Then in addition, any lad or lass who turns up in London on leave with nowhere to stay, can go to the Service Club where they keep a directory of homes which will offer a bed for the night. In the short time since the Club was opened, they have found beds for 15,000 Service men and Service women on leave in London.
Travelling in Britain spells endurance. I had, an experience of it when I went up from Manchester to London one Sunday night. In my ignorance I had telegraphed for a sleeper. Of course there was no sleeper. I knew trains were full and I was at the station an hour and a half before the train left. Actually there were two trains to London, one at 11.15 and one at 12.05 midnight. The platform for the first train was already crowded at 10.15. The train came in about a quarter to 11. By that time the platform was six and seven deep, and in fifteen minutes the loud speaker system was calling out: "There is no more accommodation on the 11.15 train. Will all passengers please move over to Platform 5 for the 12.05." And by the time the 12.05 came in that platform again was six, seven, and eight deep. When the train stopped there was one mad fight to get on. I had a first class ticket. I got into a third class corridor. I had a suit case which I share with an Air Force officer. I sat on one half, he on the other. I don't know how he felt, but I became very, very conscious that the metal fittings of a suit case are very solid and leave a lasting impression. When that train moved out of the station you could not have found space to put a rabbit on it.
Travelling is certainly bad. It was bad trying to get back to Canada too. We had been allotted to a ship. The dock strike pushed her sailing date back, and we waited a week. We were told: "Don't leave London. Stay where we can find you quickly." So we waited. At the end of the week we got a bit worried, and we put through a private enquiry. We were privately told, "She won't sail next week, and no one knows when she actually will sail." We got ourselves allotted to another ship, and again we waited day after day. At the end of the next week we put another enquiry through and were told, "She is in dry dock." Eventually we came back by bomber. But to achieve that we had had to make a nuisance of ourselves. After waiting two weeks and a half I confess that we had become a little peevish. Laundry had run out, money had run out, patience had run out.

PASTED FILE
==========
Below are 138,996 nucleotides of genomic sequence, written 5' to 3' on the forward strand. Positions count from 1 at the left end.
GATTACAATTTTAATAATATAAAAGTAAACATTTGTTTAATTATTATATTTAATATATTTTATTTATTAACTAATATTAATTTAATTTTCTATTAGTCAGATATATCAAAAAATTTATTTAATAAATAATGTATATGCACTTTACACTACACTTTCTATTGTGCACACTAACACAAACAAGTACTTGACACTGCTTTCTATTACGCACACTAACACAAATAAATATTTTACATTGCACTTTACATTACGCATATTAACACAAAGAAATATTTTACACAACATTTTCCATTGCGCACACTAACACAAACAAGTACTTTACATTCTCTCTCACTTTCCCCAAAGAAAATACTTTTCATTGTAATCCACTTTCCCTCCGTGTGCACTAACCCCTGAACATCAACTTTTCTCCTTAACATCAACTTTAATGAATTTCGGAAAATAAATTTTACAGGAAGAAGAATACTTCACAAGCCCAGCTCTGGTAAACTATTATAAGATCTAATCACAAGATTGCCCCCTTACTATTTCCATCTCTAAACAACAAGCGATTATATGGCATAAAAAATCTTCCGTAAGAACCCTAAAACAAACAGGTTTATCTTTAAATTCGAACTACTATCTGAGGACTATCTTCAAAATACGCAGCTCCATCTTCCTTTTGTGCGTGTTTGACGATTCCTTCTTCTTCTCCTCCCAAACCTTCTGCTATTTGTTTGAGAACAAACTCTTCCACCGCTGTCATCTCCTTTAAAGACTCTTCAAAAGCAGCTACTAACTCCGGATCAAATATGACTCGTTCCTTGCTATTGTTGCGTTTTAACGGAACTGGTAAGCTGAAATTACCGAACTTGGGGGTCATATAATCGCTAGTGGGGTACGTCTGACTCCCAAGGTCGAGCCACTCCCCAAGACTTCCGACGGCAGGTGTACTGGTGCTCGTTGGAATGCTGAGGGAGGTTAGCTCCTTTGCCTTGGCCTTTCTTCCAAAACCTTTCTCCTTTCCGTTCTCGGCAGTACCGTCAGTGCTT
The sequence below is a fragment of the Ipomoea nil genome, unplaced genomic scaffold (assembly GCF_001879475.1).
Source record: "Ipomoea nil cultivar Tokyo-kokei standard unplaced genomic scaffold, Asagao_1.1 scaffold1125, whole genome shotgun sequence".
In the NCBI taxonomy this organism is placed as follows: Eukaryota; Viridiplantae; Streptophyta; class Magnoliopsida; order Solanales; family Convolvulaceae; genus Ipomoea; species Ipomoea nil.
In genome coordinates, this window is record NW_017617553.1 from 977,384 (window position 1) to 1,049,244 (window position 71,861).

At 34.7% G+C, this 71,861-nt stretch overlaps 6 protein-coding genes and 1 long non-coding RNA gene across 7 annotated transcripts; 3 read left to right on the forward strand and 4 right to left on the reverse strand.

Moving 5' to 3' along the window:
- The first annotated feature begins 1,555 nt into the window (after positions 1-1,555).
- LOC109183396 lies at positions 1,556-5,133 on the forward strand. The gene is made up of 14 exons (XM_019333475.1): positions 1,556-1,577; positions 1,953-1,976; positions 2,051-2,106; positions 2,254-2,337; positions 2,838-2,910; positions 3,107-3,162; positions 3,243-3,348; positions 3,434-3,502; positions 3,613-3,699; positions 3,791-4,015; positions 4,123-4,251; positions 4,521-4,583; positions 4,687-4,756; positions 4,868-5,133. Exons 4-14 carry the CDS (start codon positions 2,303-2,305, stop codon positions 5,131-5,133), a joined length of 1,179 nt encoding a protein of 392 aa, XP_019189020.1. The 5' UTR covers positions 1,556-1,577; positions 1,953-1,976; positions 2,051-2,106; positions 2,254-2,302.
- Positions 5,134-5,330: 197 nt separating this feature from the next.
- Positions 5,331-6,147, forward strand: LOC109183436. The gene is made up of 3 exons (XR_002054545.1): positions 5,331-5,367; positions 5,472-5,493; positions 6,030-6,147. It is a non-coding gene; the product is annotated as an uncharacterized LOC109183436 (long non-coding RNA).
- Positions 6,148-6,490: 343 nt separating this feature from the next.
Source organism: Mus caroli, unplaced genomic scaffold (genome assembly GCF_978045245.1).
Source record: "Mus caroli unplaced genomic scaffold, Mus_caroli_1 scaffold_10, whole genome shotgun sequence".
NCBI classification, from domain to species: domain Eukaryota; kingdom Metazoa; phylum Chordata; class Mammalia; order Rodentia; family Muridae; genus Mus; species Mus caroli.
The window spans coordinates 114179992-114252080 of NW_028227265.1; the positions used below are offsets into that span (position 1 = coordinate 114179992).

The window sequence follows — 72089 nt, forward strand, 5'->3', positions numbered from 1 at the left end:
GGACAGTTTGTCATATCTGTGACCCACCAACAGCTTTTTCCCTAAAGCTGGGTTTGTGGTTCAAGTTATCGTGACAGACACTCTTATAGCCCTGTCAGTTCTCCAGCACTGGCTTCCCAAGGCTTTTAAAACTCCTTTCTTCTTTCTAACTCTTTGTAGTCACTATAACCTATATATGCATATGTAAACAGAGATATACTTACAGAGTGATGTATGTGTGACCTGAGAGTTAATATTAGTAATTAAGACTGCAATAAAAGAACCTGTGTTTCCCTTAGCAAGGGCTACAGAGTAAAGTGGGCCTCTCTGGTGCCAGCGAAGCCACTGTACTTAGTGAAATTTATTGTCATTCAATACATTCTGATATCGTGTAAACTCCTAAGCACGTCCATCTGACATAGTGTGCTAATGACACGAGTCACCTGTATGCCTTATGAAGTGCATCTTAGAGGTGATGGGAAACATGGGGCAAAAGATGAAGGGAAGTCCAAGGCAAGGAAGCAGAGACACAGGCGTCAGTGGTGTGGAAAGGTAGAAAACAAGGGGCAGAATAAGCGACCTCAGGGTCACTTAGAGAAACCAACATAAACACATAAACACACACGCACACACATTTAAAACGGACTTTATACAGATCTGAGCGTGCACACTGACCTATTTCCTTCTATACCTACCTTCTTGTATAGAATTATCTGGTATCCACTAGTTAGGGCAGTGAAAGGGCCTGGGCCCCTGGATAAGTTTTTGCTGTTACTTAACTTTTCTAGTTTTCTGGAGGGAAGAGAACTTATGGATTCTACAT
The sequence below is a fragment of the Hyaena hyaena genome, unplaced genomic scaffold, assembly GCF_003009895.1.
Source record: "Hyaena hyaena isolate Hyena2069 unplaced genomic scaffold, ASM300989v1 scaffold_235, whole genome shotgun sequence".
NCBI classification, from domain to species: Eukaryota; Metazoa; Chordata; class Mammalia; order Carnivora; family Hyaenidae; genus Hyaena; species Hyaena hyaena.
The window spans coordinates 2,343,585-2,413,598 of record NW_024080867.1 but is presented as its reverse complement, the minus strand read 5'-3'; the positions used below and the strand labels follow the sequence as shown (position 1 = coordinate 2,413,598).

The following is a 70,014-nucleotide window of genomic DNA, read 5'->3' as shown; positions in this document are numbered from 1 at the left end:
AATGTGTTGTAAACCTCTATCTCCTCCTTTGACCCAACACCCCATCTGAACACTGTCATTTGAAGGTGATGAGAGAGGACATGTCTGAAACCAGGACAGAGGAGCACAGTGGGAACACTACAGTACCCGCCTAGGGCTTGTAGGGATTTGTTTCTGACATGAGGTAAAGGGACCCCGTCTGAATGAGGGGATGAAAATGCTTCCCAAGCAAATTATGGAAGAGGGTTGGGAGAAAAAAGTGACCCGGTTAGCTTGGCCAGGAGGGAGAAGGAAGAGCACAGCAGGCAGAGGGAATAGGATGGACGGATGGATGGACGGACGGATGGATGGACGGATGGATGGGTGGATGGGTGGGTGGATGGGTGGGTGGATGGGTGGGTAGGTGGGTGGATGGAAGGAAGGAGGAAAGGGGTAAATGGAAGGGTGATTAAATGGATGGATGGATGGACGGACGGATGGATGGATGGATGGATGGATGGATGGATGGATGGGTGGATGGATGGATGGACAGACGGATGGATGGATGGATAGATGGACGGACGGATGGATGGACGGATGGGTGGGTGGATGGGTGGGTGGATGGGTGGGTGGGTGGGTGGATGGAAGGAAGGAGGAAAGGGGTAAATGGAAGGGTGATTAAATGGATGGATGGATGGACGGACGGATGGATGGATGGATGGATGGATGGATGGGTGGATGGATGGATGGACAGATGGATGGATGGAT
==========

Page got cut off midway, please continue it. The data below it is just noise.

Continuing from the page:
However, we eventually obtained places on a bomber, and when we eventually got on board I could see the runway lights through a little window. The engine went through its warming up period. The runway lights began to move. Quicker and quicker they flashed past. Then they began to drop as we were air-borne. One knew one was going to sit on the same seat for 17 successive hours, nevertheless at that moment I leaned back, and I said, "Well, thank God, the next stop is Canada."
Now this is a good place to stop talking. Any speaker who passes a stopping point ought to have something done to him. But I have two minutes left, and I want to use them in reading to you something that Ruskin said seventy-five years ago. He was speaking to the youth of Britain, and he said
"THERE--IS A DESTINY NOW POSSIBLE TO US--. . . We . . . still have the firmness to govern, and the grace to obey. We have been taught a religion of pure mercy, which we must either now betray, or learn to defend by fulfilling. And we are rich in an inheritance of honour . . . which it should be our daily thirst to increase . . . Within the last few years we have had the laws of natural science opened to us with a rapidity which has been blinding' by its brightness; and means of transit and communication given to us, which have made but one kingdom of the habitable globe . . . Will you . . . make your country again . . . for all the world a source of light, a centre of peace; mistress of Learning and of the Arts; faithful guardian of great memories in the midst of irreverent . . . visions; faithful servants of time-tried principles . . . and amidst the cruel and clamorous jealousies of the nations worshipped in her strange valour of goodwill towards men?"
Written seventy-five years ago: it might have been written yesterday, mightn't it? And it applies to us in Canada just as much as it applies to people in Britain.
You know, gentlemen, we forget very easily. Already we tend to forget VE Day, certainly VJ Day. We tend to forget that exaltation of spirit which we felt as we heard the broadcast words which declared the war at an end, the exaltation of spirit which came at that moment from our consciousness of the vindication and triumph of the kind of life in which we believe. We tend to forget the lumps which were in our throats at that moment, giving release to pent-up emotions. We tend to forget the thankfulness that was in our hearts that night that the bloodshed and slaughter was over.
But Britain is still in a dire situation today. She will come out of it. Kites rise against the wind, not with it. St. George is fighting his new dragon, and he will succeed, as of old. But the fight is still on, and, gentlemen, will you let me suggest that when you go home tonight you spend two minutes in re-reading one of Kipling's poems, the one which he called "Recessional"-perhaps one of the finest things he did-and that after re-reading it you might spend two more minutes thinking about it, especially the verse which runs like this
"Far-called, our navies melt away;
On dune and headland sinks the fire; Lo, all our pomp of yesterday
Is one with Nineveh and Tyre!
Judge of the Nations, spare us yet,
Lest we forget--lest we forget! . . .
Lord God of Hosts, be with us yet, Let we forget-lest we forget!